IATA has downgraded its industry outlook for 2012, mainly due to oil prices.
The airline industry is expected to turn a global profit of $3 billion in 2012 for a 0.5 per cent margin, according to IATA
. This is a $500 million downgrade from the December forecast, driven by a rise in the expected average price of oil, which has reached $115 per barrel. This is an increase from the previous forecast of $99 per barrel. The increase means that fuel will take up 34 per cent of average operating costs, with an increased industry fuel bill expected to rise to $213 billion.
Furthermore, overall capacity for both passenger and cargo is expected to grow by 3.2 per cent in 2012, below the previously forecast 3.6 per cent of expected expansion in demand.
However, on a positive note, a more significant downgrade was avoided, due to a number of factors. These include the avoidance of the worsening of the Eurozone crisis, an improvement in the US economy, cargo market stabilisation, and slower than expected capacity expansion.
Director general, IATA, Tony Tyler
said: “2012 continues to be a challenging year for airlines. The risk of a worsening Eurozone crisis has been replaced by an equally toxic risk – rising oil prices. Already the damage is being felt with a downgrade in industry profits to $3.0 billion.”
Global GDP growth and airline performance are closely tied; that is to say when GDP growth drops below 2.0 per cent, the global airline industry returns a collective loss.
“With GDP growth projections now at 2.0 per cent and an anaemic margin of 0.5 per cent, it will not take much of a shock to push the industry into the red for 2012,” said Tyler.
IATA’s estimated profits were revised upwards for 2011 to $7.9 billion from a previous forecast of $6.9 billion, primarily due to better than expected performance from the Chinese carriers.
IATA expects European carriers to be the worst hit amongst the regions, with an estimated $600 million net loss and an EBIT margin of 0.3 per cent of revenues. The fact that many European economies are in deep recession does not help the situation, although it appears that a significant worsening of the Eurozone crisis has been averted. As a result, this might have a negative impact on both cargo and passenger business, and the airline industry is being hit by taxation and the cost of the EU ETS.
Profits of $900 million are expected for North American carriers, down from $1.7 billion. The 2.0 per cent EBIT margin shares top position with Asia-Pacific carriers. Higher fuel costs are responsible for the downgrade, but airlines in this region will see the smallest deterioration from last year’s performance among the major regions, as a result of the very small increases in capacity expected.
There is a continued positive performance from Asia Pacific carriers, especially the Chinese who saw an upward revision of 2011 profits to $4.8 billion from a previous $3.3 billion estimate. The region’s airlines are expected to deliver a profit of $2.3 billion in 2012, a $200 million increase from the estimate made in December. Higher fuel costs will more than halve profits this year but the region’s relatively strong economies will continue to generate more rapid growth in travel and cargo than the other large regions.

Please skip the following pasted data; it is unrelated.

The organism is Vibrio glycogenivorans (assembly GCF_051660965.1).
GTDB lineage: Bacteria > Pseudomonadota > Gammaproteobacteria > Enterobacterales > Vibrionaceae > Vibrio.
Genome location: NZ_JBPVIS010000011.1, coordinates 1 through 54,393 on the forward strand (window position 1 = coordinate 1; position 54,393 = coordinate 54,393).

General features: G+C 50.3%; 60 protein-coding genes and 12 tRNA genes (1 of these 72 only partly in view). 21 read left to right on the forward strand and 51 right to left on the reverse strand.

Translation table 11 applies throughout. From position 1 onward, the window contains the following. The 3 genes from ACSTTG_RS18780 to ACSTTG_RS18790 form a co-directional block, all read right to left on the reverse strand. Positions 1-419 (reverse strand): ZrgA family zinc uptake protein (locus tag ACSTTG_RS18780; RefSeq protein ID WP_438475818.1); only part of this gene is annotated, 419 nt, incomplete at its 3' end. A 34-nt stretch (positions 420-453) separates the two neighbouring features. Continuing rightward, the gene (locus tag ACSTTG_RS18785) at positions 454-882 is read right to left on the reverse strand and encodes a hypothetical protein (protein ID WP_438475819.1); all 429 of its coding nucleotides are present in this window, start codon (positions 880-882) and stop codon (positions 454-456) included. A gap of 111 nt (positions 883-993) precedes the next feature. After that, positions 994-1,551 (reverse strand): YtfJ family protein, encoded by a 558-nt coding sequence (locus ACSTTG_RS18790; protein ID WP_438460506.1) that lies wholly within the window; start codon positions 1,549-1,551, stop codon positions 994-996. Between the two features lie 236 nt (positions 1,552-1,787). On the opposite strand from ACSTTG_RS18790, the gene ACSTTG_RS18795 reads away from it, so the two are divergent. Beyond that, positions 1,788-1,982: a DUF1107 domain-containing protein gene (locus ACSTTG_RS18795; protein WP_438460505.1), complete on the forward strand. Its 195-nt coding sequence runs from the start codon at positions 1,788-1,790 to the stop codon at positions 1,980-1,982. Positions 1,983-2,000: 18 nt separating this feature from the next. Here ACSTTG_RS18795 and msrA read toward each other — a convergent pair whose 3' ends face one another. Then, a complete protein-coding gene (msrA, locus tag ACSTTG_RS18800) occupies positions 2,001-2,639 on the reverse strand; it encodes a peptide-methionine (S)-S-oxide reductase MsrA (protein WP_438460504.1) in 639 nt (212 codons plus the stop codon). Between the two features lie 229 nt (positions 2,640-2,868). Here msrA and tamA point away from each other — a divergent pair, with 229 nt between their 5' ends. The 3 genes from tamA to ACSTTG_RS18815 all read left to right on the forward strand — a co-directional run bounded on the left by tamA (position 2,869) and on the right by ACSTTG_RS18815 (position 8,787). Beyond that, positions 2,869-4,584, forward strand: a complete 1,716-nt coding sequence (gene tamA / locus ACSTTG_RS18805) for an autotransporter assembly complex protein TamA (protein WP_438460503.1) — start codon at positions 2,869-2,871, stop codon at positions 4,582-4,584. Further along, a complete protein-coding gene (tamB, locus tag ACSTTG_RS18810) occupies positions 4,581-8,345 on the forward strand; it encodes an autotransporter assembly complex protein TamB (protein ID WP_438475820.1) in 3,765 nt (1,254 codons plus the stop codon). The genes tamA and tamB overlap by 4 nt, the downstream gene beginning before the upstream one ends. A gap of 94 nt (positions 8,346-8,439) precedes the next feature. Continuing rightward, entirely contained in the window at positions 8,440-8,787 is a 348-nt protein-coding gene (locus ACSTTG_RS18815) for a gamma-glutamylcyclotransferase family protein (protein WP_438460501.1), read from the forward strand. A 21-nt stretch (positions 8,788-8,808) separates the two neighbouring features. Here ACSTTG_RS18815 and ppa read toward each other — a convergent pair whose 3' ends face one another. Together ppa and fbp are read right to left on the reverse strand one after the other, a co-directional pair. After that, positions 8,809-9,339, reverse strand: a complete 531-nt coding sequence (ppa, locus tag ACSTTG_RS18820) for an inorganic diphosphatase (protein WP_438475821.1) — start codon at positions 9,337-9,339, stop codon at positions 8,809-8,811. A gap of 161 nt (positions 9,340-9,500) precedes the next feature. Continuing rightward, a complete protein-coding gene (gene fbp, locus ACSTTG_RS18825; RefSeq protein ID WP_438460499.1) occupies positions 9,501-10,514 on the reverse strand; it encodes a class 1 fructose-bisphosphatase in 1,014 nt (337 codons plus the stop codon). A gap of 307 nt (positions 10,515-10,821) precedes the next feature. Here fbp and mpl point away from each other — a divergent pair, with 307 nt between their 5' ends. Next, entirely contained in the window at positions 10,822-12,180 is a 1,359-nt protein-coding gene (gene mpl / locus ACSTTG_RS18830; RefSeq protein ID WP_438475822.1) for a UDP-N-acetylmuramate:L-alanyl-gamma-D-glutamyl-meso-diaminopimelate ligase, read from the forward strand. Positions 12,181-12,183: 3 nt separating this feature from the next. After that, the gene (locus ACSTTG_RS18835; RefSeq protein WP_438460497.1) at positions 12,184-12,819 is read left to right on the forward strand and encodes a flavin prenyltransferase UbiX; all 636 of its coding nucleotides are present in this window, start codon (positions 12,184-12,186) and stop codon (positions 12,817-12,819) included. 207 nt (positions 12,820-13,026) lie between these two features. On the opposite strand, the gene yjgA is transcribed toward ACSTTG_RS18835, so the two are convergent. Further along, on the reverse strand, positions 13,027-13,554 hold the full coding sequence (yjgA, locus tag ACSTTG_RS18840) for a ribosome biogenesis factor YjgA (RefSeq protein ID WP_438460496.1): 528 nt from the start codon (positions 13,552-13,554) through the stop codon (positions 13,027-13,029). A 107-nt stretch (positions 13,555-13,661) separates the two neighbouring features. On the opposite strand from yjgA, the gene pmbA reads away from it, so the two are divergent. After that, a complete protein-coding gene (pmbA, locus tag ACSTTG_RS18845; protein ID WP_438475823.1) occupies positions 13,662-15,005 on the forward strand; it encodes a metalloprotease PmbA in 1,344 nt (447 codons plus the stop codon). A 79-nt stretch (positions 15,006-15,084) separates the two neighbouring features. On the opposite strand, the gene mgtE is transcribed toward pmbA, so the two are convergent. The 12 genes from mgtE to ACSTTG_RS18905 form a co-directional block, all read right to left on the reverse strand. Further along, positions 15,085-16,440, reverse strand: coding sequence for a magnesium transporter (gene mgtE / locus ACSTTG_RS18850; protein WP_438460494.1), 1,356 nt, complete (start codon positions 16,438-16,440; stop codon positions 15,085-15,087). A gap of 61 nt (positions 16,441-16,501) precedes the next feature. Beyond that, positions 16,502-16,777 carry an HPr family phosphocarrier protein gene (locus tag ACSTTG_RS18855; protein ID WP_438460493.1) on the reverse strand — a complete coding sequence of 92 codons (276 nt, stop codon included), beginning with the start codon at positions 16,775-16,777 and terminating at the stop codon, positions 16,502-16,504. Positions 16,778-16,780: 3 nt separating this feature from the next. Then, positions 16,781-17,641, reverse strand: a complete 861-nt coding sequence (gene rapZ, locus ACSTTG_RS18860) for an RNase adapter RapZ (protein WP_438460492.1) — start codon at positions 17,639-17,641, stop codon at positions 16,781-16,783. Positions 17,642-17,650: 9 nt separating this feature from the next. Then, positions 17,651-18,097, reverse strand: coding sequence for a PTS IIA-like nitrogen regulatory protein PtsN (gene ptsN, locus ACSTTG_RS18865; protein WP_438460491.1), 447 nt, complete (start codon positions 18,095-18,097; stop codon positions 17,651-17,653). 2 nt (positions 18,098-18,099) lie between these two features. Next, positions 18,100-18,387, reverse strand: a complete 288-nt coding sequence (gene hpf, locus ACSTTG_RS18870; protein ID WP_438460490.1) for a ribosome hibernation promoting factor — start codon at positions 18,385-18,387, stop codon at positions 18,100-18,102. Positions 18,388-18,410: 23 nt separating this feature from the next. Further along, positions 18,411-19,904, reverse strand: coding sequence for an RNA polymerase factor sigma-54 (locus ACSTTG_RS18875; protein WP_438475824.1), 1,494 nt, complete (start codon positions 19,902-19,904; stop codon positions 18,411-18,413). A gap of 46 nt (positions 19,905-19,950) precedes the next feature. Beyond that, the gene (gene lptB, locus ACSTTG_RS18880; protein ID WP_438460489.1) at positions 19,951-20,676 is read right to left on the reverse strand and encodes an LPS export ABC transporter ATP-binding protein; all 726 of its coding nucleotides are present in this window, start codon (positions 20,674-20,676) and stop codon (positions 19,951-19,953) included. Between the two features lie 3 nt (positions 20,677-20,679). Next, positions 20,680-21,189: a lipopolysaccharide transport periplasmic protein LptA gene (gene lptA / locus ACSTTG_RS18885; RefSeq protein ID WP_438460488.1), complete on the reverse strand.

In relation to the Middle East region, IATA expects to see profits of $500 million, an increase from the previously forecast $300 million. Financial performance was already seen to be better than previously expected in 2011, with an upgrade from $400 million to $1 billion. In the passenger business, load factors have improved by a slowdown in the introduction of new capacity, and long haul markets have been relatively robust.
Latin American profits are unchanged from the previous forecast of $100 million. IATA reports that performance is mixed across the region, but the region’s airlines might find more of a challenge to recover the increase in fuel costs they face this year due to intense competition and slowing economies in some markets.
African carriers are still expected to see losses of $100 million, unchanged from the previous forecast. Some of the region’s economies are growing strongly and generating expanding demand for air transport. However, passenger and freight load factors are very low on average for airlines in this region, which will make it difficult to recover the rise in fuel costs.
“Airlines are buffeted by many forces beyond their control. Today’s forecast demonstrates just how quickly the operating environment can change. Four months ago the biggest worry was a European financial disaster; today it is rapidly rising oil prices. Nimbleness and operating efficiency are critical to maintaining competitiveness and managing through such dramatic shifts,” said Tyler.
“A sustainable airline industry could deliver much more to the global economy. But the unintended consequences of many government policies have contributed to keeping the industry on a knife-edge between profit and loss. Short-sighted excessive tax collection in many markets undercuts aviation’s ability to provide access to the connectivity that drives global business. Regulation implemented without a clear cost-benefit analysis often scores political points at the expense of industry efficiency let alone solving the problems it was intended to address. Failure to drive forward important infrastructure modernisation projects such as NextGen and Single European Sky, limit the effectiveness of the billions of dollars that airlines are investing in more efficient and capable aircraft,” said Tyler.
“Today’s industry situation reinforces the need for governments to take a more strategic approach to aviation with competitiveness-enabling policies that will deliver broad economic benefits. This has been tried, tested and proven by many governments in Asia and the Middle East. And Europe, India, the US and others should take note,” said Tyler.